“I do not believe that any economic benefit stems from organized crime,” replies Isilda Mara when asked about the effects that an anti-crime campaign may have on the real estate sector. “The negative effects that it [organized crime] generates on the economy, on the free market, on competitiveness, on corruption and on the malfunctioning of the judicial system and law and order are very significant,” she explains by email from Vienna, where she serves as the Albania specialist at the Institute for International Economic Studies.
In Albania, agriculture has traditionally represented the main source of employment, but it has now also become a generator of foreign exchange. Although family micro-farming still predominates in a country that was self-sufficient in the 1980s, productivity has increased at the same rate as exports, with growth in 2022 of 15.6% for foreign sales of melons, watermelons, tomatoes, cucumbers and citrus fruits, among other crops.
“Agricultural export data had started to pick up before the pandemic, in 2017 and 2018; it then recovered in 2022 and it has done particularly well in 2023,” says Meleq Hoxhaj, an independent researcher and co-author of a research paper on the link between globalization and unemployment in Albania. According to Hoxhaj (who is no relation to the late dictator), the job losses that might have resulted from the rapid mechanization of the Albanian countryside have been made up for by the increase in exports.
“Albania was at the bottom of Europe and Central Asia in terms of poverty levels, and in 30 years it has attained an upper-middle income level with virtually all indicators moving in the right direction,” says Emanuel Salinas, World Bank representative in Tirana. “Poverty has been steadily declining and GDP has been growing rapidly,” he adds. You do not need to go back to the 1990s to attest to the progress. Between 2010 and 2019, GDP per capita grew at an average annual rate of 2.9%, according to the World Bank. In a mere seven years, poverty has shifted from affecting 41.5% of the population (2016) to 23.9% (2023).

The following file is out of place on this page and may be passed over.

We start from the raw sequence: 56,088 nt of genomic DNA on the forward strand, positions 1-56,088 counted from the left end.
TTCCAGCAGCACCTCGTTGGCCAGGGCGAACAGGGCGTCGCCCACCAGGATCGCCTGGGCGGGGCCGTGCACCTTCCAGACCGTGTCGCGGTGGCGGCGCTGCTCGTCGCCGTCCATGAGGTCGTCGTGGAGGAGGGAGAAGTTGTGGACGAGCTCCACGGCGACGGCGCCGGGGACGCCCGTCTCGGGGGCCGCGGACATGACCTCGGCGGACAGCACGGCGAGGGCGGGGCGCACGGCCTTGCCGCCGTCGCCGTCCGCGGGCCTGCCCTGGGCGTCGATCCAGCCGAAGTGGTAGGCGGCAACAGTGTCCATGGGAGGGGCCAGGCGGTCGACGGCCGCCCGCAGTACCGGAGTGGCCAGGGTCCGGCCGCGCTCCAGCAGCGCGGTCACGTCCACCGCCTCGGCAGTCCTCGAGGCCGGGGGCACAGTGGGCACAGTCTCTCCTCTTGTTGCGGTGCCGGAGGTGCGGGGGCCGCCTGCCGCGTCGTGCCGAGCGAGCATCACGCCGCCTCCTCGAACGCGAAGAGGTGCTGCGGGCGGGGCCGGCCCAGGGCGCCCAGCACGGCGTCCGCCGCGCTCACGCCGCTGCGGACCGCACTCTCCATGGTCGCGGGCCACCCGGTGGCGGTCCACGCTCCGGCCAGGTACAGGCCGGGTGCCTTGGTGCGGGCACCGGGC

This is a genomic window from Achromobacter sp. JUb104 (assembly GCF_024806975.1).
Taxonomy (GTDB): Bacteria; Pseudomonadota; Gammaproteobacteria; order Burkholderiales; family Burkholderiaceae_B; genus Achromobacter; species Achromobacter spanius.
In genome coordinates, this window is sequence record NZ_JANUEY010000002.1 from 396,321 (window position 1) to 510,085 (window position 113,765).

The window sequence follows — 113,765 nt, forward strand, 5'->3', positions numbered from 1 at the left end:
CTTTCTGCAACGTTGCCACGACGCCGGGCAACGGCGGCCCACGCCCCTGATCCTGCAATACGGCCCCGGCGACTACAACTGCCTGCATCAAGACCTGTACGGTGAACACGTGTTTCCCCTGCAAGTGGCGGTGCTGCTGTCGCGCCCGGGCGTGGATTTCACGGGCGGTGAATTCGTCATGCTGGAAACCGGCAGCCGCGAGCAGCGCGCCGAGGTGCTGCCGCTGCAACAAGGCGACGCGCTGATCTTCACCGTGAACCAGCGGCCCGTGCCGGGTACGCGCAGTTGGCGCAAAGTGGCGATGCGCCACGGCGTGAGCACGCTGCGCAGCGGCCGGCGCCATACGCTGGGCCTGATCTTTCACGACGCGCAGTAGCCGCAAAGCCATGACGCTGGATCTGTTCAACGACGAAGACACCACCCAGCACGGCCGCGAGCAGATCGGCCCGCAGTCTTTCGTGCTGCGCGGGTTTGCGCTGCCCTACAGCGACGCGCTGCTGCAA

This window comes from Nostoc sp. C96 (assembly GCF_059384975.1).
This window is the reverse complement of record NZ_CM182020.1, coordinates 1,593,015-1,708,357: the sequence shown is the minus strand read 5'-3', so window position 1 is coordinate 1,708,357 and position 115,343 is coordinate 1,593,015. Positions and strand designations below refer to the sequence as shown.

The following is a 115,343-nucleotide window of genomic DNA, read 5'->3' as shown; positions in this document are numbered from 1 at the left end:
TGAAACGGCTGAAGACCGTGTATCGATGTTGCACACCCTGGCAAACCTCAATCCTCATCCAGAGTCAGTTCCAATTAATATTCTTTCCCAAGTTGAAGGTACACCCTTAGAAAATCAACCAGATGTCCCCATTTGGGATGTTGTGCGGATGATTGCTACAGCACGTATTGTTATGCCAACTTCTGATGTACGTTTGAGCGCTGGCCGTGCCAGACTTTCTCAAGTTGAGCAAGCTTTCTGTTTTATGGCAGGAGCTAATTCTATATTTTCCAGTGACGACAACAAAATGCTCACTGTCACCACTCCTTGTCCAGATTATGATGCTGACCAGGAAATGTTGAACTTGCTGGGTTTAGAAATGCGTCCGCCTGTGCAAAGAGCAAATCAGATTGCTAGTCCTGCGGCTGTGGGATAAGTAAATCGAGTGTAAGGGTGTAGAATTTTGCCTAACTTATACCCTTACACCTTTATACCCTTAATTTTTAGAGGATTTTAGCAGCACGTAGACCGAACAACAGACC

Eliminating this figure is not the country’s only outstanding challenge. Albania now faces a problem that countries like Argentina or Venezuela could only dream of, namely the upward pressure on the local currency generated by the massive inflow of foreign currency through foreign investment, remittances, tourism and agricultural exports. From the 135 leks needed to acquire one euro a decade ago, in recent years it had moved to a range of 120 leks per euro. This barrier was broken again in July 2023, when the Albanian currency appreciated to 101 leks per euro. “In order to alleviate this pressure, the Bank of Albania has been withdrawing euros from the market, but this has not been enough. Although the strong appreciation of the lek has reversed a little, it is still a huge burden for exporting companies, which, as an incentive, have obtained some tax refunds from the government,” explains Hoxhaj.
The Albanian government is aware that tax incentives and foreign exchange interventions only serve as a stopgap measure, and it has set out to develop digital export services and improve innovation and competitiveness in the agriculture and tourism sectors. Although the strategy may not yield immediate results, one thing is clear: a revaluing currency can be a challenge. Marcos Fernández bore witness to this: “I spent €50 on a dinner for two without even realizing.”
Source : El Pais